Building off our 2005 methodology, we analyzed over 100 "standard" concept test survey questions (e.g., intent to purchase, appeal, believability, etc.), grouping responses into tenure groups. We tested for significant differences across groups and found nothing at all in over 99 percent of the cases. For the one significant difference we did find, the longest-tenured community members were also the most critical. In other words, the results of our 2011 analysis confirmed and supported what we learned in the earlier study: If anything, community members with the shortest tenure were more likely to rate concepts positively than were members with the longest tenure.
The rich, human experience
Quantitative ratings on product ideas and other concepts represent only a fraction of what can be done using online communities. The great value of opt-in, open-ended, ongoing formats for research is the opportunity to understand the rich, human experience that underlies the numbers; the "so what?" that sparks insight and drives innovation. Central to the value proposition of online communities, then, is the willingness and commitment of members to be candid and provide descriptive details about their lives.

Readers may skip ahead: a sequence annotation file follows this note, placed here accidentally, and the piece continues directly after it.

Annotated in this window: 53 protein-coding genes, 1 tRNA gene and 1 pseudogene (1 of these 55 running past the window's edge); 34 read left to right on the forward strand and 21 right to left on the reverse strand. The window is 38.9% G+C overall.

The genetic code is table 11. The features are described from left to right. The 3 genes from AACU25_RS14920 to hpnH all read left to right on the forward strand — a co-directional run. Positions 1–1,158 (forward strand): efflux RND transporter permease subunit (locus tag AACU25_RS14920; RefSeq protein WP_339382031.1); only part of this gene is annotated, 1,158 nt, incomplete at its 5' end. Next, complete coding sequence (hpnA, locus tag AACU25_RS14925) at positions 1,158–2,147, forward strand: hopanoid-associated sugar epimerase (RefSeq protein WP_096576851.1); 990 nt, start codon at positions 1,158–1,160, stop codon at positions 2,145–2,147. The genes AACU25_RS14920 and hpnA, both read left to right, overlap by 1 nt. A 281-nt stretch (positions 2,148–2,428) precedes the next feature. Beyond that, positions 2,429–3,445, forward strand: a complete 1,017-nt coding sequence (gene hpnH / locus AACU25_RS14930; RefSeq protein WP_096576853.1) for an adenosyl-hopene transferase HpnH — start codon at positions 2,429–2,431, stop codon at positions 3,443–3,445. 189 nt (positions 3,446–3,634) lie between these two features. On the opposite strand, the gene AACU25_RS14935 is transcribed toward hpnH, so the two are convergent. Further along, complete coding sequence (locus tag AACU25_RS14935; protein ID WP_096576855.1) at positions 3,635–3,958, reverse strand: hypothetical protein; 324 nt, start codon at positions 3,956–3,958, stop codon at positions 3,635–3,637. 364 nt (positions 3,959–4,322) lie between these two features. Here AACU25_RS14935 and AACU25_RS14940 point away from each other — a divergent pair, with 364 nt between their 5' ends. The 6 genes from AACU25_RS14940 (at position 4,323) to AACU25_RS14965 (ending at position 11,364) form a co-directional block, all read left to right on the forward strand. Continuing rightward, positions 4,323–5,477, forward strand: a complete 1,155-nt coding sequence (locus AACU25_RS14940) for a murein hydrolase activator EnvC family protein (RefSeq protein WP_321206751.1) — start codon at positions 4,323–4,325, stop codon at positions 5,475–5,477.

For this reason, it is important to think about bias broadly and consider how online community members may or may not skew what they say in open-ended formats. We did just that in our 2005 paper, examining the possibility that, as with quantitative ratings on concept tests, community members might become less critical in their text-based evaluations. In particular, we created two coding systems to assess candor (i.e., how critical or positive were responses) and richness (i.e., the extent to which members described their rationale in their responses). Table 2 describes our system (for which we established 100 percent inter-rater reliability) and provides a few examples where members were describing their assessment of a skin care product idea.
In this example, when we compared open-ended contributions from community members whose tenure was less than four months to those who had been community members for over one year we found no significant differences between the two groups. The percentages of candid and rich statements were virtually the same for both the shorter-tenured and longer-tenured members, demonstrating that the quality of online community members' feedback remained stable - qualitatively and quantitatively - over time (Table 3).
On one hand, we can see how community members' feelings toward a sponsoring company become more positive as a result of their engagement. Yet on the other hand, and as our 2005 and 2011 research shows, long-term engagement in online communities does not appear to make members less candid or critical; if anything it appears to have the opposite effect.
Understanding the trade-offs